“The hacker-for-hire industry is now too big to fail”
MIT Technology Review, December 28, 2021
by Patrick Howell O’Neill
“This is a big moment of turbulence and change for the hacking business. But the demand is here to stay.”
A shock has reverberated inside Israel in the last few months. NSO Group, the billion-dollar Israeli company that has sold hacking tools to governments around the world for more than a decade, has drawn intense scrutiny after a series of public scandals. The company is in crisis. Its future is in doubt.
But while NSO Group’s future is uncertain, governments are more likely than ever to buy cyber capabilities from the industry NSO helped define. Business is booming for “hackers for hire” firms. In the last decade, the industry has grown from a novelty into a key instrument of power for nations around the world. Even the potential failure of a major firm like NSO Group isn’t likely to slow the growth.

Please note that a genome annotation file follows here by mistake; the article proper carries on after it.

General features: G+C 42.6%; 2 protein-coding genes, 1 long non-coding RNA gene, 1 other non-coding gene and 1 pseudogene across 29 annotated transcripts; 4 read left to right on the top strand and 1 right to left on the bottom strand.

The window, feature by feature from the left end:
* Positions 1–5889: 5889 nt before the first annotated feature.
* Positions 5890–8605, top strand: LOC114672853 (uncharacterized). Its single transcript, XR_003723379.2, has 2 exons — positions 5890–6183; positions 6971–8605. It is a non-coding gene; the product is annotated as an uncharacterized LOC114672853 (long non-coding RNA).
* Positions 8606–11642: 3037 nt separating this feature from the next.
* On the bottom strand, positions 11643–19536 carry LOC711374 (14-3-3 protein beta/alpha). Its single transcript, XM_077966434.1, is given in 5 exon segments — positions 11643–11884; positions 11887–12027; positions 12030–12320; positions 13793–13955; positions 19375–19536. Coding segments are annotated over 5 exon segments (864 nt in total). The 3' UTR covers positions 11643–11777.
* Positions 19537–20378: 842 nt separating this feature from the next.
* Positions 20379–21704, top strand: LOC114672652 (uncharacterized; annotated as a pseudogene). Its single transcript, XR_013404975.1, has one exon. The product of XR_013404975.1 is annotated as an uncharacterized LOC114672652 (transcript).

Just this month, Facebook reported that seven hacker-for-hire firms from around the world had targeted around 50,000 people on the company’s platforms. The report spotlighted four more Israeli companies alongside operations from China, India, and North Macedonia. The fact that the investigation didn’t even mention NSO Group shows that the industry and its targeting are far more vast than what the public can typically see.
About the Author:
Patrick Howell O’Neill is the cybersecurity senior editor for MIT Technology Review. He covers national security, election security and integrity, geopolitics, and personal security: How is cyber changing the world? Before joining the publication, he worked at the Aspen Institute and CyberScoop covering cybersecurity from Silicon Valley and Washington DC.